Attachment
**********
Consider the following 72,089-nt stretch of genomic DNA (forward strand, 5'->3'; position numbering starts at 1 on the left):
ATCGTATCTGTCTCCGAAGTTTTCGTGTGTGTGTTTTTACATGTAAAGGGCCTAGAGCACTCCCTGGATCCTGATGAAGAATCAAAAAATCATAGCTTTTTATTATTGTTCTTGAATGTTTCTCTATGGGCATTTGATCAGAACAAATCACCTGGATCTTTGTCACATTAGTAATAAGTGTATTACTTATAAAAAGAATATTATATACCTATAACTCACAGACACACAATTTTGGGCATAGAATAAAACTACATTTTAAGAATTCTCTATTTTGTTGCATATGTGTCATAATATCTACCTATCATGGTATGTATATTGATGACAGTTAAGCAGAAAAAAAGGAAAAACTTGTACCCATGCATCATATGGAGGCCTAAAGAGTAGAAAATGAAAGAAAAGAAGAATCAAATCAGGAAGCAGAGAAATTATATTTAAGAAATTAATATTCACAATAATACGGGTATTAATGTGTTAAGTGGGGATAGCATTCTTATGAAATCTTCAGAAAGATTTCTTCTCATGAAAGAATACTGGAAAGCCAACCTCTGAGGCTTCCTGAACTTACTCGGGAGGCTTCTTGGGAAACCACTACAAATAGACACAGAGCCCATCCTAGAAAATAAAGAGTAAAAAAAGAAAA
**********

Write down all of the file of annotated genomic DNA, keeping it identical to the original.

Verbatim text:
Consider the following 72,089-nt stretch of genomic DNA (forward strand, 5'->3'; position numbering starts at 1 on the left):
ATCGTATCTGTCTCCGAAGTTTTCGTGTGTGTGTTTTTACATGTAAAGGGCCTAGAGCACTCCCTGGATCCTGATGAAGAATCAAAAAATCATAGCTTTTTATTATTGTTCTTGAATGTTTCTCTATGGGCATTTGATCAGAACAAATCACCTGGATCTTTGTCACATTAGTAATAAGTGTATTACTTATAAAAAGAATATTATATACCTATAACTCACAGACACACAATTTTGGGCATAGAATAAAACTACATTTTAAGAATTCTCTATTTTGTTGCATATGTGTCATAATATCTACCTATCATGGTATGTATATTGATGACAGTTAAGCAGAAAAAAAGGAAAAACTTGTACCCATGCATCATATGGAGGCCTAAAGAGTAGAAAATGAAAGAAAAGAAGAATCAAATCAGGAAGCAGAGAAATTATATTTAAGAAATTAATATTCACAATAATACGGGTATTAATGTGTTAAGTGGGGATAGCATTCTTATGAAATCTTCAGAAAGATTTCTTCTCATGAAAGAATACTGGAAAGCCAACCTCTGAGGCTTCCTGAACTTACTCGGGAGGCTTCTTGGGAAACCACTACAAATAGACACAGAGCCCATCCTAGAAAATAAAGAGTAAAAAAAGAAAA